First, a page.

Species group: Unrecognized and Rare Breed dogs
Other name(s): Deutscher Jagdterrier; German Hunt Terrier; German Jagdterrier
The Jagdterrier is a working terrier from Germany which hunts game, both above and below the ground-- including wild boar, badger, fox, and weasel. It can present some challenges to trainers and has been slow to catch on worldwide, although the American Kennel Club started recording the breed in its Foundation Stock Service in 2014.
The expert hunter will discover that the tenacity and spirit of a well-trained Jagdterrier can make it a fine choice for a hunting companion. If you are not a hunter, you need to be willing to engage in other interesting outdoor activities to channel your dog's energy. This is not an apartment pet or a lapdog.
Appearance / health:
The German Hunt Terrier has a square build. It has a deep and narrow chest that allows the dog to enter dens easily. Its legs stand proportionate to the rest of the body. The tail is set fairly high and straight, and though cropped, enough of it remains to enable the hunter needs to pull it out from a den. Departures from the standard that are likely to affect the breed’s ability to function as an earth dog are penalized proportionately to the extent of deviation. Scars, the result of wounds, are not considered faults and are not penalized.
German Hunt Terriers require little grooming. Occasional bathing and brushing will usually keep their coats in good shape. The teeth may need to be inspected on a regular basis.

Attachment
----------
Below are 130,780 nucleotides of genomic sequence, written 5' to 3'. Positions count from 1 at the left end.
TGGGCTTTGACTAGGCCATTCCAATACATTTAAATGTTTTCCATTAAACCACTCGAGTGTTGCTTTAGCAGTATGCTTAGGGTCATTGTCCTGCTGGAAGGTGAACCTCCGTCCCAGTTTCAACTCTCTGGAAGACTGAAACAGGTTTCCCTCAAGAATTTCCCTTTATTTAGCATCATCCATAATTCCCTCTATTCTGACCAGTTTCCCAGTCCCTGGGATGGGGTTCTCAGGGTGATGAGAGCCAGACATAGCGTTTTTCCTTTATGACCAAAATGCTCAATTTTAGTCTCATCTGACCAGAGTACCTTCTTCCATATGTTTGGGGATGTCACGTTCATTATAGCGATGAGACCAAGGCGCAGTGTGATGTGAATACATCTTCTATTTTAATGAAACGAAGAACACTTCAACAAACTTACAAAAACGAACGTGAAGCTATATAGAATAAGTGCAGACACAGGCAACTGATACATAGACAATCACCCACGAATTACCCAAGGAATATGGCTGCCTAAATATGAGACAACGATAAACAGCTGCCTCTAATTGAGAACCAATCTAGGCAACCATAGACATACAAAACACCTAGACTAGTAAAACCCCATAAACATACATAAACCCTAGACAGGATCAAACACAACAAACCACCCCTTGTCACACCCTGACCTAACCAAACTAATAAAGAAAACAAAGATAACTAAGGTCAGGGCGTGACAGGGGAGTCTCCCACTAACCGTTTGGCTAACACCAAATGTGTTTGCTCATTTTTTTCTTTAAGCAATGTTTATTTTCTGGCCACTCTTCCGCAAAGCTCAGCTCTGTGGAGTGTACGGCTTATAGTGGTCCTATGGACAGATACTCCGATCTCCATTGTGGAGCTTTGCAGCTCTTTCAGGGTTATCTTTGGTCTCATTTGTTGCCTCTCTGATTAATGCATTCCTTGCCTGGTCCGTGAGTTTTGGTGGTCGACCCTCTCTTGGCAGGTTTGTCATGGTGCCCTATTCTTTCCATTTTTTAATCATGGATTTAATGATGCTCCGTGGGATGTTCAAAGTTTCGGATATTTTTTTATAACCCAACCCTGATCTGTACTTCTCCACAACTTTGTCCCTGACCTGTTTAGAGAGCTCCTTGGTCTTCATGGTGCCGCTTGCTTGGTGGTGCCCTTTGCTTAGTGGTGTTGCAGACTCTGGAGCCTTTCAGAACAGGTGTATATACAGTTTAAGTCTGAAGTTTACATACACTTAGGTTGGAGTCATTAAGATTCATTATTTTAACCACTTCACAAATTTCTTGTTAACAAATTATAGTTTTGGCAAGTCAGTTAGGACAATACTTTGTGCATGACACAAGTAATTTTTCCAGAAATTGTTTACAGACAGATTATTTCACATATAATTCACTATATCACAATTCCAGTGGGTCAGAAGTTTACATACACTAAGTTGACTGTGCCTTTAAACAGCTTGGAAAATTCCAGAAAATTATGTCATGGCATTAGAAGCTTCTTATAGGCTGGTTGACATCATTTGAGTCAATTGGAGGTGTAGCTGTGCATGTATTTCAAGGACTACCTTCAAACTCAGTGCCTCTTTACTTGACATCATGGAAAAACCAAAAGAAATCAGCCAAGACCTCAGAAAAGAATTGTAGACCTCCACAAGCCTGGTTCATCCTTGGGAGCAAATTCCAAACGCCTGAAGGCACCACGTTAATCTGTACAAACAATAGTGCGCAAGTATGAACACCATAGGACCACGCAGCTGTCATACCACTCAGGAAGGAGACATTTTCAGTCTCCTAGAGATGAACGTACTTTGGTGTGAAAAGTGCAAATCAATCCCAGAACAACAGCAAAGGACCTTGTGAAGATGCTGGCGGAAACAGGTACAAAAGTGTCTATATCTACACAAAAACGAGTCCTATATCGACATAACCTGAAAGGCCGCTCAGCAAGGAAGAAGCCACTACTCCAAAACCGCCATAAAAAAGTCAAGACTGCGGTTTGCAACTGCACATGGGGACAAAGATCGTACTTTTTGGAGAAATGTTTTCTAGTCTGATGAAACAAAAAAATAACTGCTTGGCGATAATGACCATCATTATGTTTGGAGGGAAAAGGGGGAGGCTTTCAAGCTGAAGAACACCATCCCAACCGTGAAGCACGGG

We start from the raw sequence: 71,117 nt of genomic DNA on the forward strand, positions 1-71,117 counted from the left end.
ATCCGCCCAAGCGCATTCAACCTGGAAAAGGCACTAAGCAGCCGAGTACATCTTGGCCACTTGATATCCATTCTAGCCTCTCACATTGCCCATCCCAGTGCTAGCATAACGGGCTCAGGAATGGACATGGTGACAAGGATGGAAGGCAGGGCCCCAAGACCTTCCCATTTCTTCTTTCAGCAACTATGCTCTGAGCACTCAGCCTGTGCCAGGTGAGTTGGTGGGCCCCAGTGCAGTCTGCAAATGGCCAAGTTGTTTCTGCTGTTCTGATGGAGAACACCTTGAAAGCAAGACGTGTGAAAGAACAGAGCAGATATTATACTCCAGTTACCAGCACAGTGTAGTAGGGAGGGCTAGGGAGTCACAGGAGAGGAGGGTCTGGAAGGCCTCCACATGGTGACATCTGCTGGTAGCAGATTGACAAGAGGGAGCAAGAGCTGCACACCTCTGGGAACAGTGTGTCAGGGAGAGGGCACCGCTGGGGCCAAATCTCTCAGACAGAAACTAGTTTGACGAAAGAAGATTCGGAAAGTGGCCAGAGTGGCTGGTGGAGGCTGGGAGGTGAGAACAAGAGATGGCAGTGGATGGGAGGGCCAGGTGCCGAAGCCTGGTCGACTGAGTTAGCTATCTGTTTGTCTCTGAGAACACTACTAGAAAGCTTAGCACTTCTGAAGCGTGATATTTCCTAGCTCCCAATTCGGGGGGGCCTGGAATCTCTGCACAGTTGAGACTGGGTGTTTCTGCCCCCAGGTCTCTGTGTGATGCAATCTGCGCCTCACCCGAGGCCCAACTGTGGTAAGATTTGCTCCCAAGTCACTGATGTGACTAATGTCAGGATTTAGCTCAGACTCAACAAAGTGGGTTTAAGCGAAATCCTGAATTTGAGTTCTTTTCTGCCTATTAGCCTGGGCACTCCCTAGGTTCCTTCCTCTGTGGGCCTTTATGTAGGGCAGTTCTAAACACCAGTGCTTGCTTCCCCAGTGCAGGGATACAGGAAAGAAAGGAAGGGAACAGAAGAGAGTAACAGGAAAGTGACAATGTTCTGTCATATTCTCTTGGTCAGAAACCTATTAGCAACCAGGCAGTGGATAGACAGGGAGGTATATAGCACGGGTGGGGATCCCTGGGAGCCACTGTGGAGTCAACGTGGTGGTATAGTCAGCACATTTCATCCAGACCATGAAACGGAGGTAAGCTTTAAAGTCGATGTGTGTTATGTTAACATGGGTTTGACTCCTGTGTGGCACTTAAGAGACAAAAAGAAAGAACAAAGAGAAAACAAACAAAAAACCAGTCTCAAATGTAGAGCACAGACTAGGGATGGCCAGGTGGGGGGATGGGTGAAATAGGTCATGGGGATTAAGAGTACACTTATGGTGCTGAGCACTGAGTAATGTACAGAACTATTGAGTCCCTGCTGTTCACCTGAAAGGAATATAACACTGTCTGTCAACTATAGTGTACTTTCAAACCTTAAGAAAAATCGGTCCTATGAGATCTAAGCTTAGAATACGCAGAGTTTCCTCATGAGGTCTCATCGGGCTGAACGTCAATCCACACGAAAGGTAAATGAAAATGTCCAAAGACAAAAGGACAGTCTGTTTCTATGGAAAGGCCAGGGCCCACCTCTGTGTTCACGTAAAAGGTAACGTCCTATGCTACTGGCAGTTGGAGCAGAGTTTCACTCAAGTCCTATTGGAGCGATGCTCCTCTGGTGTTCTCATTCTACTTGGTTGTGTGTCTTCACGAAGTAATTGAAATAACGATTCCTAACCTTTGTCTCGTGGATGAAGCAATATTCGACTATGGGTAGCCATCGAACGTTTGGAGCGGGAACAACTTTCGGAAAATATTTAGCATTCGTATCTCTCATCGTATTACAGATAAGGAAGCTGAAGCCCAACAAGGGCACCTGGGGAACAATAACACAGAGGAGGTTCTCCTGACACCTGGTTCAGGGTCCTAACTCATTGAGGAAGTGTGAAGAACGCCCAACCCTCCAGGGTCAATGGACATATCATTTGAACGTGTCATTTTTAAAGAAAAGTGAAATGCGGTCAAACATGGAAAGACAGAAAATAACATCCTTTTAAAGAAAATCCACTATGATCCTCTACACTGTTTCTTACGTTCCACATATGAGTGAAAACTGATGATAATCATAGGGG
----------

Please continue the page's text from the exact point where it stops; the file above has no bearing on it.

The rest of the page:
These are hunting and sporting dogs that display a high activity level and require a good amount of exercise.
The breed is prone to dental problems. Otherwise, it is a rather hardy breed.
Behavior / temperament:
German Hunt Terriers are highly intelligent, alert, and athletic dogs. They have a high level of energy and require work to do, in order to expend it. They make vigilant guard dogs. They tend to be one-man dogs.
Firm training is required in the case of this breed. These dogs are known to obey only their owners. However, they are quick-witted and adapt readily to new conditions. These dogs learn best if they are trained early in life.
They tend to be yappy at times
experienced dog owners, amazing hunting dogs, remarkably stout, large farm
shedding, huge backyard, ample space, hunting instinct, apartment
runner, wild boars, curious animal, foxes
The Jagdterrier is an amazing animal. They are loyal, remarkably stout, determined and playful. They make amazing hunting dogs: capable of handling both wild boar and badgers equally well. And, in my opinion, any dog that is willing to take on a badger is a definite keeper.
They can be very challenging. Jagdterriers require ample space to run. Even a half-acre backyard may feel stifling to these little guys. If you don’t have enough space for them to run, do not even consider a Jagdterrier. They become very aggressive when not allowed to burn off all of their energy. They also tend to shed heavily, especially in warmer climates.
Every individual animal is different and this is especially true of Jagdterriers. They tend toward being very vocal, which is great when hunting but can be a real nuisance when trying to sleep. They are fantastic guard dogs and usually find a very productive place within any household pack. They are extremely trainable and learn very rapidly. In my experience, Jagdterriers can be very helpful in training other dogs as well. More than any other breed I’ve come across, they ‘rub off’ on their companions in a very interesting way.